Morevoer, strategic VaA production provides an opportunity in the field of international law-making by party consensus. In the context of international negotiations on the adoption of treaties, resolutions, etc., ‘constructive ambiguity’ describes the phenomenon of negotiators deliberately – i.e. usually deliberately on all sides of the negotiation table – inserting terms and phrases into the respective document that blur the meaning of the text in order to build consensus by getting all sides to commit to a final document that allows for everybody to ascribe it a meaning suitable for his or her purposes. Within the terminology posited here, both ambiguity and vagueness may be constructed (and constructive) in the way described. What are the benefits of this strategy? The problems entailing VaA are obvious and potentially disastrous: imagine, e.g., an armistice treaty that does not clearly define the front lines. On the other hand, often – and particularly if the question of war and peace is at stake – reaching an agreement is better than none at all, whatever its flaws. In this vein, VaA represent the solution to negotiation deadlock. Further, constructive ambiguity or vagueness make it possible for both sides to claim victory at the negotiation table without having to determine the victor in actual military confrontation.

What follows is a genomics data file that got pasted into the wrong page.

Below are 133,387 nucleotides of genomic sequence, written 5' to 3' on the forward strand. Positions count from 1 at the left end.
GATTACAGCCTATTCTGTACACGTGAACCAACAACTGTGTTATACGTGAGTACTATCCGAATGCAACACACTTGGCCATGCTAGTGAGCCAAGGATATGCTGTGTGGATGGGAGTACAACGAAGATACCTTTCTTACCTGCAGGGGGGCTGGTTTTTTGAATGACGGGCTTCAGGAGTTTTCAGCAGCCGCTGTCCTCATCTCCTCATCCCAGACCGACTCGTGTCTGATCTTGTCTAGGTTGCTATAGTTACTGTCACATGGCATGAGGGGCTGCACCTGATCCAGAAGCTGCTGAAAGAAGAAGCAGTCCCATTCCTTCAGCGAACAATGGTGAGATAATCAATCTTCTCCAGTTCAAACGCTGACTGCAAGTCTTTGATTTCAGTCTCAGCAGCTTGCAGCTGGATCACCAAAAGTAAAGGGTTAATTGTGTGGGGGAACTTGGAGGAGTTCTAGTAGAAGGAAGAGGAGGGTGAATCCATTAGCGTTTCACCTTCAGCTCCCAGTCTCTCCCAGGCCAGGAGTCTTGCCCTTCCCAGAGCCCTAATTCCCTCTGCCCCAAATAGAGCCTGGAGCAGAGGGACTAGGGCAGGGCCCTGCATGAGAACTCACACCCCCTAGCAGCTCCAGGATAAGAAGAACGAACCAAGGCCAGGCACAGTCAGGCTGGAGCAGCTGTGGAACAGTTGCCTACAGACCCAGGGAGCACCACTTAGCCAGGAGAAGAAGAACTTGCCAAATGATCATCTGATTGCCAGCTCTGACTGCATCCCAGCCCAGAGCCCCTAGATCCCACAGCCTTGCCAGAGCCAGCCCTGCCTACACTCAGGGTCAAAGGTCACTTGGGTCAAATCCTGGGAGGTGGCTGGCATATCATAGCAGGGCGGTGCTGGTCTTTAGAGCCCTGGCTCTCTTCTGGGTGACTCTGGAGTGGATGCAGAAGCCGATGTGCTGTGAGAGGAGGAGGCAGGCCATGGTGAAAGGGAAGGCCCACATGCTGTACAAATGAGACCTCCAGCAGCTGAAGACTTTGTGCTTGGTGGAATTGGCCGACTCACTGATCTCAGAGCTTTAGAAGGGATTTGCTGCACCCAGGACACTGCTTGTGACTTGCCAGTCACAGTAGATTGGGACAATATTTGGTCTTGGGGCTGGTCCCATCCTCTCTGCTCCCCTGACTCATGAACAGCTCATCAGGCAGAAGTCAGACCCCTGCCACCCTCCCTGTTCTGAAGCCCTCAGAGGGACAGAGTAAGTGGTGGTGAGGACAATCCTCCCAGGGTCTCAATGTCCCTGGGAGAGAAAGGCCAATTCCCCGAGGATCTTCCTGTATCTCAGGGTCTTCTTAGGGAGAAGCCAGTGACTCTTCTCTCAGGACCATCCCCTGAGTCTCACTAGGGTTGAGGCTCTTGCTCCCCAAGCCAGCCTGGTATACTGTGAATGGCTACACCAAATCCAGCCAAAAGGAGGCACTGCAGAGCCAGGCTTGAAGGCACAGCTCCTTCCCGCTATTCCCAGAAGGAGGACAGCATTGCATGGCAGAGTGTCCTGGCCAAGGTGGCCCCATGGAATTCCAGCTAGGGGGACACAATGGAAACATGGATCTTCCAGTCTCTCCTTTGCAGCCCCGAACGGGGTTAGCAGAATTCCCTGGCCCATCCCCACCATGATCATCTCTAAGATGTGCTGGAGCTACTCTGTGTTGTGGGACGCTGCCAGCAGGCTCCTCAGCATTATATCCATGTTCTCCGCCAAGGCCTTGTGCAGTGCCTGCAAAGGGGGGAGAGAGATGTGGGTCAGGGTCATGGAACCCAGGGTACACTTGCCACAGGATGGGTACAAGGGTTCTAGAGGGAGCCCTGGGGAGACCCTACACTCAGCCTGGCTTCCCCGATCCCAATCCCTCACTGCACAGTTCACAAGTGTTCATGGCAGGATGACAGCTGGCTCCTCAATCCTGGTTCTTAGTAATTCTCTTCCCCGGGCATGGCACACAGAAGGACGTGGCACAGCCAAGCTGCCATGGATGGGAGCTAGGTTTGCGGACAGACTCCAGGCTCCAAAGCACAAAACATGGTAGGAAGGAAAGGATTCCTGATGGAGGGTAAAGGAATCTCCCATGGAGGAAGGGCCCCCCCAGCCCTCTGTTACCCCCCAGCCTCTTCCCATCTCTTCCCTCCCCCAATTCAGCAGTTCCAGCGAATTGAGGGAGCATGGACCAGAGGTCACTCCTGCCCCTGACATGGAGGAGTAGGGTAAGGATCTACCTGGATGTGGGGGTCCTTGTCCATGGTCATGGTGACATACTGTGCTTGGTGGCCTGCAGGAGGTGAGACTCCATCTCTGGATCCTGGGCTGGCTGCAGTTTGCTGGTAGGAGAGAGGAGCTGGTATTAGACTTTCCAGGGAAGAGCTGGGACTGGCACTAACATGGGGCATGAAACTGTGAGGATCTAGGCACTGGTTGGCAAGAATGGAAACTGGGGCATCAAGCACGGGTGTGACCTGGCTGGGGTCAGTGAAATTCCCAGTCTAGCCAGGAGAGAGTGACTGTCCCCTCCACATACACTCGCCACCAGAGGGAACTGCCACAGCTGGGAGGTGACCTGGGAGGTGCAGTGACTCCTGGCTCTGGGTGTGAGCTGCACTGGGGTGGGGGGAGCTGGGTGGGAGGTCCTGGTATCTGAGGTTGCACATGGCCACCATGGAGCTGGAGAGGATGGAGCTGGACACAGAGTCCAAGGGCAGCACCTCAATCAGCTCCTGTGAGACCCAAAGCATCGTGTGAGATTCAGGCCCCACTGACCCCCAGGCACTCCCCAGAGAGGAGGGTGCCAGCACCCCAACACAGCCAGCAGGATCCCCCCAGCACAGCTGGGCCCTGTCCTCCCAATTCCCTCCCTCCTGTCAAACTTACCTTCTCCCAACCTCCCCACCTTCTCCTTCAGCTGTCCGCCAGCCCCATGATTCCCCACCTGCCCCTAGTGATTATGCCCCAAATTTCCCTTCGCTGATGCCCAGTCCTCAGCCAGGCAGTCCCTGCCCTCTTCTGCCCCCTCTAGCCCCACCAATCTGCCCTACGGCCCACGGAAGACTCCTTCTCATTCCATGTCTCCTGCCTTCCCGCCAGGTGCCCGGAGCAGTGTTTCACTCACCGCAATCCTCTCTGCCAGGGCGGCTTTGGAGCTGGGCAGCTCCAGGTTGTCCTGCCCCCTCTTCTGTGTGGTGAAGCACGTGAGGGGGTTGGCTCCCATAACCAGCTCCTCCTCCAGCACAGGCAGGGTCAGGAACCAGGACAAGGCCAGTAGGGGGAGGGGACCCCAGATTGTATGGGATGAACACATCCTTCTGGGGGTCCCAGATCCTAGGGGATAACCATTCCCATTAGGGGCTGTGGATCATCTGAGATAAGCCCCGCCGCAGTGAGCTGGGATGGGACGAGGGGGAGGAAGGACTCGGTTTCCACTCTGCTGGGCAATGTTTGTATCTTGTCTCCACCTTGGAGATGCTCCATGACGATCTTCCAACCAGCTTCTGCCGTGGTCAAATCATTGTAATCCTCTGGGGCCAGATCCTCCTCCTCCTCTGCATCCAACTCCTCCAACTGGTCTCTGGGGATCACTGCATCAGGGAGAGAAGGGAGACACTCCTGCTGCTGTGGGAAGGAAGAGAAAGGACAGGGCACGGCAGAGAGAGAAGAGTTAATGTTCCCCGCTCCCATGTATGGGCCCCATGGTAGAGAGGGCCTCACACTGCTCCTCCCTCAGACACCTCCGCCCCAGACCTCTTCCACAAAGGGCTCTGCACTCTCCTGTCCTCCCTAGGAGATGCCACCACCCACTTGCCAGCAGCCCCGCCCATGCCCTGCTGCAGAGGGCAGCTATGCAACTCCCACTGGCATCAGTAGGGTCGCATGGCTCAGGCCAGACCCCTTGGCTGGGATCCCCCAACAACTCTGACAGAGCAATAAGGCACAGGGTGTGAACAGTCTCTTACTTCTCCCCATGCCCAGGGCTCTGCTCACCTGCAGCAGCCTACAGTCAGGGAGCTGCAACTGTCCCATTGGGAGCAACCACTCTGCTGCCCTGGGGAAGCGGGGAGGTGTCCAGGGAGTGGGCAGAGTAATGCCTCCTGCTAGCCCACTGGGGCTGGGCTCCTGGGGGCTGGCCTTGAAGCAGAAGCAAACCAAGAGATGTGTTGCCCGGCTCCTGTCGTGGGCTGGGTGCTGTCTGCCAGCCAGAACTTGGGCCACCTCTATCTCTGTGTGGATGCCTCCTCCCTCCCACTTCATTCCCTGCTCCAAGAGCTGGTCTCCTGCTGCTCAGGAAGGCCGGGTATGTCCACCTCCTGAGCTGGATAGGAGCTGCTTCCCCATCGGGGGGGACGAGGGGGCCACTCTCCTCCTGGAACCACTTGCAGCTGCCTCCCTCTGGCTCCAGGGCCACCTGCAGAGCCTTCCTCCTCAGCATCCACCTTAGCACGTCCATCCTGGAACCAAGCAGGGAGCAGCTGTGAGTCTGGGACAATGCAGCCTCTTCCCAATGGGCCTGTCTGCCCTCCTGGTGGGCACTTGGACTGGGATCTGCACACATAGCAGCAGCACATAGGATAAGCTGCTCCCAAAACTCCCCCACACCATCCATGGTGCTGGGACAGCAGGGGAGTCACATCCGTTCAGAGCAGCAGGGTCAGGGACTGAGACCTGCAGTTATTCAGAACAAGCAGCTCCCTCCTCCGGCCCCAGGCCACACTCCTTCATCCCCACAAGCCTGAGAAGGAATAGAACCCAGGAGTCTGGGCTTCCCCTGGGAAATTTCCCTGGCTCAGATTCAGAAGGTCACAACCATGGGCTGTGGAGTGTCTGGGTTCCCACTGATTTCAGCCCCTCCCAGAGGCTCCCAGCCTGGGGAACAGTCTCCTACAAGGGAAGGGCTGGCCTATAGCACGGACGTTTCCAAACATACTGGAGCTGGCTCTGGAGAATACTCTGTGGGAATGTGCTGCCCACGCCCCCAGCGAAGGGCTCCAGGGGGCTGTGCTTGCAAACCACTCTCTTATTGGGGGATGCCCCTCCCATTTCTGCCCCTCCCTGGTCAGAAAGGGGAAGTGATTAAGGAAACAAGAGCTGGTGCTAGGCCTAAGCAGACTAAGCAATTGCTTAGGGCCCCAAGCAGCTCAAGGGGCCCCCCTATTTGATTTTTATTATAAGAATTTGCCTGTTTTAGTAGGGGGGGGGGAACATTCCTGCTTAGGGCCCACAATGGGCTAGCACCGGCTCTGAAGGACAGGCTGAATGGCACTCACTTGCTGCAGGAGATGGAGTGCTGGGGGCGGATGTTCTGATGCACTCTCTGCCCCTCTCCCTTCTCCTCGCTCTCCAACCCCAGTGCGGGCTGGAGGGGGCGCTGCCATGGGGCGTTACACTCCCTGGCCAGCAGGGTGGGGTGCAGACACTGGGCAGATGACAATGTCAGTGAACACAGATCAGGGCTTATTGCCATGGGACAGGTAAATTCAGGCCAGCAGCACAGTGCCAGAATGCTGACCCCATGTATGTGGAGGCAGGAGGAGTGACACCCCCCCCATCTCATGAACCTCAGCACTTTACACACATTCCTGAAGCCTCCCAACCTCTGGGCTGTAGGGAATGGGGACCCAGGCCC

My central aim in this post was to illustrate the underestimated and under-scrutinized aspect of VaA as opportunity in interpreting international law, including the role of VaA manifestations (production and reception) vis-à-vis international adjudication and international law-making. While this post could only give a glimpse on the matter, which I will soon elaborate on in more detail elsewhere,13 I contend that international legal thinking on interpretation remains incomplete until it embraces that VaA has more to offer than just being an obscurity that has to be resolved.


1. See Jean-François Gerkens, Legal Certainty v Legal Precision – Some Thoughts on Comparative Law, Fundamina 16  (2010), 121.

2. On the use of language in international law generally see Philip Allott’s still unrivalled 1971 piece in the British Yearbook of International Law: P. Allott, ‘Language, Method and the Nature of International Law,’ British Yearbook of International Law 45 (1971), 79.

3. The example is taken from J. Anderson, ‘Misreading like a Lawyer: Cognitive Bias in Statutory Interpretation,’ Harvard Law Review 127 (2014), 1521, 1535.

4. Cf., e.g., M. Thaler, Mehrdeutigkeit und juristische Auslegung (Springer 1982), 2; see also J. Kammerhofer, Uncertainty in International Law (Routledge 2011), 118.

5. Cf. also R. Poscher, ‘Ambiguity and Vagueness in Legal Interpretation,’ in L. M. Solan and Peter M. Tiersma (eds.), Oxford Handbook of Language and Law (OUP 2012), 128, 129.

6. See Anderson (supra, note 3), 1535.